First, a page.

Clinton honours an everyday Namibian hero
NAMIBIAN Esmie Kisting has rewritten the history books by earning a medal of honour from the United State of America for her efforts in rehabilitating commercial sex workers.
She becomes the first Namibian to inscribe her name on the history books for such a glamorous award which also brings hope to commercial sex workers view with a lot of scepticism by the society for a long time.
Kisting, who has been fighting most her life to bring light to the ladies of the night and also combat human trafficking in the world, was conferred with a Hero Acting To End Modern-Day Slavery Award’ by US secretary of State, Hilary Clinton this year.
The award was given to recognise her work as Executive Director of King’s Daughters Org, a Non Governmental Organisation for the rehabilitation of commercial sex workers in Namibia.
“This award is presented to Esme Kisting by the United States Department of State, in recognition of her passion and courage in assisting women to leave the commercial sex industry, her personal investment in their rehabilitation, her provision for opportunities for another chance in life, and her efforts to advocate for the protection of all women in commercial sex, “the inscription on the award conferred to her read in part.
An elated Kisting says she is honoured to receive such an award and is eager to continue her battle against human trafficking by sensitising sex workers on the dangers of possible trafficking.
Drug syndicates and human trafficking incidents have been reported in Africa targeting commercial sex workers in countries including Zimbabwe, South Africa and Namibia.
“Yes, indeed trafficking in persons is a big problem. In fact, after drug and arms trafficking, is the largest source of income for organised criminal syndicates worldwide.
“King’s Daughters Organisation focuses on public awareness campaigns and workshops with commercial sex workers to warn about the dangers of trafficking and also about the dangers of prostitution, as a preventative measure in the context of trafficking in persons,” said Kisting.
King’s Daughters Organisation has been working with other organisations including Council of Churches Namibia (CCN) United Nations Population Fund (UNFPA) and other sponsors to conduct public awareness campaigns in the border-towns of Namibia in 2010
The medal was bestowed in recognition of her efforts in 2011, making her the current holder of such an accolade in Namibia and in the world.
“We are in good communications and networking with Ministry of Gender Equality and Child Welfare and receive valuable guidance from them,” said Kisting.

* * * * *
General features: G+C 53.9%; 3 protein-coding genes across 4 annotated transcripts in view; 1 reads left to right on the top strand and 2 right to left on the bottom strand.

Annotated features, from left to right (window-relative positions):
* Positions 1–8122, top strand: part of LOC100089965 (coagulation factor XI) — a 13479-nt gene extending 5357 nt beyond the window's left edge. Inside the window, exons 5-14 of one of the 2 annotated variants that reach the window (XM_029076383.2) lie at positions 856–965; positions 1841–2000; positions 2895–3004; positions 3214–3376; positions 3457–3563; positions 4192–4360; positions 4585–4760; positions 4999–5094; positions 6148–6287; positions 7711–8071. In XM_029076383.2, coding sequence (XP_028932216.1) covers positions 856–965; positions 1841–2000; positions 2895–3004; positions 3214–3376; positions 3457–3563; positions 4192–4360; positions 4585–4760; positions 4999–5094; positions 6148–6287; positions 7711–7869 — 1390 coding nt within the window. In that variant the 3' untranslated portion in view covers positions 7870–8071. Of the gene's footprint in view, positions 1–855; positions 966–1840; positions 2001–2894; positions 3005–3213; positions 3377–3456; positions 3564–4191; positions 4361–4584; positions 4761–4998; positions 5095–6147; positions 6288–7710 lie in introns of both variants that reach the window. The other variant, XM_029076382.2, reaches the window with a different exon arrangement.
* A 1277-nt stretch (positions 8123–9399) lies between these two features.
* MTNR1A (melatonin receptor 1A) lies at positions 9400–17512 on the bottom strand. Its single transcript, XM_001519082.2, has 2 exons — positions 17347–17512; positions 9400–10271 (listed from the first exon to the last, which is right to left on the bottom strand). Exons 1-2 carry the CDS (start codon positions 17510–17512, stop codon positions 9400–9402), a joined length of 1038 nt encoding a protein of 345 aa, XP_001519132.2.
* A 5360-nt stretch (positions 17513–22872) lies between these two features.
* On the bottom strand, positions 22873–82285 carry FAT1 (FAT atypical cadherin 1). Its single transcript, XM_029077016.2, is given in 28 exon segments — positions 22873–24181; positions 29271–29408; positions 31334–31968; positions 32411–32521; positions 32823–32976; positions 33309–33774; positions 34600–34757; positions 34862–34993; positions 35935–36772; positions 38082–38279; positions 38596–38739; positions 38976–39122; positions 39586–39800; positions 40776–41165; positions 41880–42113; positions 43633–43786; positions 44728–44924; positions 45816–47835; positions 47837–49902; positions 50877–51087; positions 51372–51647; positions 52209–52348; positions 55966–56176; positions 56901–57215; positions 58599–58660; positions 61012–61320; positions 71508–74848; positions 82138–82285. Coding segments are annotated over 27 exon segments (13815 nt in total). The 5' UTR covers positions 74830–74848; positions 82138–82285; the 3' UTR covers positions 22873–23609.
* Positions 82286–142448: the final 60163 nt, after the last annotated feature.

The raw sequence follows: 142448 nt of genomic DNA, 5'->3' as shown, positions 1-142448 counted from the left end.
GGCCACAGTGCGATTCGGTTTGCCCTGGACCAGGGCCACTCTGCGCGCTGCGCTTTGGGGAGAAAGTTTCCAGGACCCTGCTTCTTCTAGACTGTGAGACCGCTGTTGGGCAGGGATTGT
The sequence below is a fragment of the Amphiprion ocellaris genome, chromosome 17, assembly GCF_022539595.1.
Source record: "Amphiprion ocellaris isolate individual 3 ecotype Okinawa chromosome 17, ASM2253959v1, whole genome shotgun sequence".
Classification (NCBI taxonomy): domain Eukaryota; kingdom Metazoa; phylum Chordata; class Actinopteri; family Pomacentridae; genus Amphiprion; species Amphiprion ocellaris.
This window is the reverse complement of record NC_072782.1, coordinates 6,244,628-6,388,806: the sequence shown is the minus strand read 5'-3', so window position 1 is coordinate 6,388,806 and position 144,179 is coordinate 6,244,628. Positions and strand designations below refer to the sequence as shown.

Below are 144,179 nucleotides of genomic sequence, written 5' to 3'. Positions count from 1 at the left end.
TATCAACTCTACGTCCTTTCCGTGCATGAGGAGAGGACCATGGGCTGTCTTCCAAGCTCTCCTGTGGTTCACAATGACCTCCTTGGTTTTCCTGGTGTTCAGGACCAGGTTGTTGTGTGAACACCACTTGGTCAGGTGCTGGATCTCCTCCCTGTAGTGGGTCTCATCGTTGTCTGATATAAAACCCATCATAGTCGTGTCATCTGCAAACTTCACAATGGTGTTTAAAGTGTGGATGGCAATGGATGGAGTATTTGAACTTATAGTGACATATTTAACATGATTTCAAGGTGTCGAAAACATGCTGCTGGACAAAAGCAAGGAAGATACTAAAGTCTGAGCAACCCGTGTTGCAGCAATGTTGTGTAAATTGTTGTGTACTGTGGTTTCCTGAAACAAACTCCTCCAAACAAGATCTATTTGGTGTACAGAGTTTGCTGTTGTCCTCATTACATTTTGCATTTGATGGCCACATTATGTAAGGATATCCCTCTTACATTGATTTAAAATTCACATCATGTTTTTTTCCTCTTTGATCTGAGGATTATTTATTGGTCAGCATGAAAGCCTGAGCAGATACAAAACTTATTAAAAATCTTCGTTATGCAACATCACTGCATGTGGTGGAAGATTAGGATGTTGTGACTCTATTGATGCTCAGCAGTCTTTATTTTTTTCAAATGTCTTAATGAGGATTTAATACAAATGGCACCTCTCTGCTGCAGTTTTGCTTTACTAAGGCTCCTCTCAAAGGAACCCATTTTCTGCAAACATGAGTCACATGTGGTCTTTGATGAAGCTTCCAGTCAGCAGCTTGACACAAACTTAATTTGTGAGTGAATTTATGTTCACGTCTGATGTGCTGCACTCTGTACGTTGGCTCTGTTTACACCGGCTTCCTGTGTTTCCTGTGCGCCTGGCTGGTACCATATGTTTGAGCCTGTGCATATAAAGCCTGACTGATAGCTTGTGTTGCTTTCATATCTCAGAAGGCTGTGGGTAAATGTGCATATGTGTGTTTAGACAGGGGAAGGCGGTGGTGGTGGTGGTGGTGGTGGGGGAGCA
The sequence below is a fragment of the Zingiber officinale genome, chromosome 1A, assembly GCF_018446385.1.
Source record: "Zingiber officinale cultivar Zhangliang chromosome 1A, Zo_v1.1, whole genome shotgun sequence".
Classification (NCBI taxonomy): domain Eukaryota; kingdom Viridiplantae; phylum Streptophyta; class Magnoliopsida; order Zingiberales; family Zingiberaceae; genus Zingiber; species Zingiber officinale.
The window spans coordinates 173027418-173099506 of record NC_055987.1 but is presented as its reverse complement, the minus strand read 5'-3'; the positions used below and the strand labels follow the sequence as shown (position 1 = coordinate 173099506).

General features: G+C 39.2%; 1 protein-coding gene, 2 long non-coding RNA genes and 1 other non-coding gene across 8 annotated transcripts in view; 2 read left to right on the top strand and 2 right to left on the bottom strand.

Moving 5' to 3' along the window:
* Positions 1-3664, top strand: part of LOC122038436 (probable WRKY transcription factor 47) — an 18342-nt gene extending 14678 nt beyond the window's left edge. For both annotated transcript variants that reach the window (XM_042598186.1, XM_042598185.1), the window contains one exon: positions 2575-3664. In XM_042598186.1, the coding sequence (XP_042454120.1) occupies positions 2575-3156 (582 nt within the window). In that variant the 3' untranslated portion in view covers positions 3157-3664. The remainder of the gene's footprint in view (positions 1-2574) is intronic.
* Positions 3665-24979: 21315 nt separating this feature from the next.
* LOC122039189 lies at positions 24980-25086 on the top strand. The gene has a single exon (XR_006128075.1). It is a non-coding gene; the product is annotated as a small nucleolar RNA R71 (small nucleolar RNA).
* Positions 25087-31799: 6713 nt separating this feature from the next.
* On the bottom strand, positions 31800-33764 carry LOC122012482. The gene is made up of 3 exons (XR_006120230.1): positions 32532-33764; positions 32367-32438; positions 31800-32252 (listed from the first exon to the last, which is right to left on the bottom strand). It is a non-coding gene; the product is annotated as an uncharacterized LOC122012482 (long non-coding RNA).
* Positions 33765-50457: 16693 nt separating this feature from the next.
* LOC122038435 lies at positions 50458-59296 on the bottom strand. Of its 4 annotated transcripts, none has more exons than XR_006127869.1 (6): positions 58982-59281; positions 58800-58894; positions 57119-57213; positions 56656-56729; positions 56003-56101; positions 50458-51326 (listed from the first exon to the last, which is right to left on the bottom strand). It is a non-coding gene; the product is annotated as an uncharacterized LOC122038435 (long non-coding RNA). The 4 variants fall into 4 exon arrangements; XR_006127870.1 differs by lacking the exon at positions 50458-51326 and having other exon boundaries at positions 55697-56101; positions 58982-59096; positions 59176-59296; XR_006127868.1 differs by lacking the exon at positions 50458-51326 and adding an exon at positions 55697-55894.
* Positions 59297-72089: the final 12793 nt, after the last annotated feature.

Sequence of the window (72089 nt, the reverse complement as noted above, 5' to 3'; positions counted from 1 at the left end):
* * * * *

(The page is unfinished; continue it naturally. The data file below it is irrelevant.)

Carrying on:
Born in Rehoboth Namibia, and worked at FNB for 16 years she has been living as a single mother since 2005 in a car accident that claimed her husband and has been finding solace and inspiration in Christianity.
Kisting completed a counseling training course in 2006 and started her humanitarian work with a small group of commercial sex workers, with the assistance of the Council of Churches (CCN).
Kisting says her organisation has a mandate of changing the lifestyle and stereotypes associated with commercial workers.
“I’m the Executive Director of the King’s Daughters Organization and we strive to care of the women caught in the cycle of poverty, prostitution, and exploitation. We also educate the women and men on the dangers and risks associated with commercial sex work. We also focus on educating the public and addressing potential victims of trafficking, as a prevention effort, through school outreach programs and awareness campaigns. We empower the commercial sex workers through skills training and income –generating trainings, in order to help them to earn an income in a decent way, instead of selling their bodies,” says Kisting.
Commenting on the plight for women in Namibia and Africa in general, Kisting said women are still finding it difficult to access opportunities unlike their male counterparts.
She believes women in Africa are not empowered enough and still need to be educated about the problem. Statistics show that more than 800 000 Africans, most of them female, are victims of human trafficking underscoring the need to educate them on the hazards as an essential starting point.
“I felt quite overwhelmed that moment when she handed me the award and congratulated me. In my heart I gave God all the glory and honor for such a blessing from Him especially, because Hillary Clinton, in her capacity as first lady worked hard herself to make the TVPA (Trafficking Victims Protection Act) known, after President Bill Clinton signed it in year 2000. Yes, indeed it feels good to be the only Namibian to receive such an honour. I realized that moment that God is indeed an Awesome God,” says Kisting.
Most of the organisation’s operations are carried out here in Windhoek, and the sensatisation programmes are carried out at Namibian border towns. Within her experiences she has toured, USA in 2007, 2011 and UK in 2009. Kisting believes it is never easy balancing out between being a familiar person and working for the commitment and sometimes the going gets tough but the work has to be done.
“I try to stay in close communication with the boys by checking in with them about how their day was and we always share with each other about the challenges and lessons learned during that day. We have a specific night in the week called family-time. One week we do bible-study and then the following week we just relax and at times watch a movie or just tell what we appreciate about each other.